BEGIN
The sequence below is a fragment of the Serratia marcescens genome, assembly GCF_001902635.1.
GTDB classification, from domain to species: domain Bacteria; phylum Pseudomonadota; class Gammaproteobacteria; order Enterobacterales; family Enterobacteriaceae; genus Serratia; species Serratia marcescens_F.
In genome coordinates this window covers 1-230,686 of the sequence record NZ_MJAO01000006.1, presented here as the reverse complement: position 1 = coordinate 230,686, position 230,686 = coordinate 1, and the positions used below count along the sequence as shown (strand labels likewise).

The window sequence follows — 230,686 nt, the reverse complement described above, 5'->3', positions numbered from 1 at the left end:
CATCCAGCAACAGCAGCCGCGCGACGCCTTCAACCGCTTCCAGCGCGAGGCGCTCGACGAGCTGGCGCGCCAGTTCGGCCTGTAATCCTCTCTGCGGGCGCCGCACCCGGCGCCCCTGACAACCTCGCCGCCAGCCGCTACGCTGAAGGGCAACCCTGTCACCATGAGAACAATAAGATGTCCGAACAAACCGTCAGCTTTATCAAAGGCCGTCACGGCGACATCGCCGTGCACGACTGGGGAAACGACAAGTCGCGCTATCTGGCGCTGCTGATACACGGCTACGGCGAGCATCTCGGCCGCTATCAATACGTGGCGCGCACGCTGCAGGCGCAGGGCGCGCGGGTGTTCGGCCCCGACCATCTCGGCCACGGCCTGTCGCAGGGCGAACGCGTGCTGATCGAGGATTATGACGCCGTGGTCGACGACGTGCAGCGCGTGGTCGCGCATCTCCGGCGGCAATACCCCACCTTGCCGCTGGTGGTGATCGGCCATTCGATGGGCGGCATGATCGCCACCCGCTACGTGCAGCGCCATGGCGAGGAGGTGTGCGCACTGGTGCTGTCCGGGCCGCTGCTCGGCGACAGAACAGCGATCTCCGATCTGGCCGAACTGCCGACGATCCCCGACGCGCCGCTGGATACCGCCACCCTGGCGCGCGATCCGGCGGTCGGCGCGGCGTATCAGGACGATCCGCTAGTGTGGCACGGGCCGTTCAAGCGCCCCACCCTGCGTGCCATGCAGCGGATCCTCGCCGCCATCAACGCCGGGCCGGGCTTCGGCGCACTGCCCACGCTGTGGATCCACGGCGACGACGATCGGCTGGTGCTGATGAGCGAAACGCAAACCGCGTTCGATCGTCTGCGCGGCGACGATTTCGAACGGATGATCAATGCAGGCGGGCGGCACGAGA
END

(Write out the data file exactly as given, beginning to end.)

The sequence below is a fragment of the Serratia marcescens genome, assembly GCF_001902635.1.
GTDB classification, from domain to species: domain Bacteria; phylum Pseudomonadota; class Gammaproteobacteria; order Enterobacterales; family Enterobacteriaceae; genus Serratia; species Serratia marcescens_F.
In genome coordinates this window covers 1-230,686 of the sequence record NZ_MJAO01000006.1, presented here as the reverse complement: position 1 = coordinate 230,686, position 230,686 = coordinate 1, and the positions used below count along the sequence as shown (strand labels likewise).

The window sequence follows — 230,686 nt, the reverse complement described above, 5'->3', positions numbered from 1 at the left end:
CATCCAGCAACAGCAGCCGCGCGACGCCTTCAACCGCTTCCAGCGCGAGGCGCTCGACGAGCTGGCGCGCCAGTTCGGCCTGTAATCCTCTCTGCGGGCGCCGCACCCGGCGCCCCTGACAACCTCGCCGCCAGCCGCTACGCTGAAGGGCAACCCTGTCACCATGAGAACAATAAGATGTCCGAACAAACCGTCAGCTTTATCAAAGGCCGTCACGGCGACATCGCCGTGCACGACTGGGGAAACGACAAGTCGCGCTATCTGGCGCTGCTGATACACGGCTACGGCGAGCATCTCGGCCGCTATCAATACGTGGCGCGCACGCTGCAGGCGCAGGGCGCGCGGGTGTTCGGCCCCGACCATCTCGGCCACGGCCTGTCGCAGGGCGAACGCGTGCTGATCGAGGATTATGACGCCGTGGTCGACGACGTGCAGCGCGTGGTCGCGCATCTCCGGCGGCAATACCCCACCTTGCCGCTGGTGGTGATCGGCCATTCGATGGGCGGCATGATCGCCACCCGCTACGTGCAGCGCCATGGCGAGGAGGTGTGCGCACTGGTGCTGTCCGGGCCGCTGCTCGGCGACAGAACAGCGATCTCCGATCTGGCCGAACTGCCGACGATCCCCGACGCGCCGCTGGATACCGCCACCCTGGCGCGCGATCCGGCGGTCGGCGCGGCGTATCAGGACGATCCGCTAGTGTGGCACGGGCCGTTCAAGCGCCCCACCCTGCGTGCCATGCAGCGGATCCTCGCCGCCATCAACGCCGGGCCGGGCTTCGGCGCACTGCCCACGCTGTGGATCCACGGCGACGACGATCGGCTGGTGCTGATGAGCGAAACGCAAACCGCGTTCGATCGTCTGCGCGGCGACGATTTCGAACGGATGATCAATGCAGGCGGGCGGCACGAGA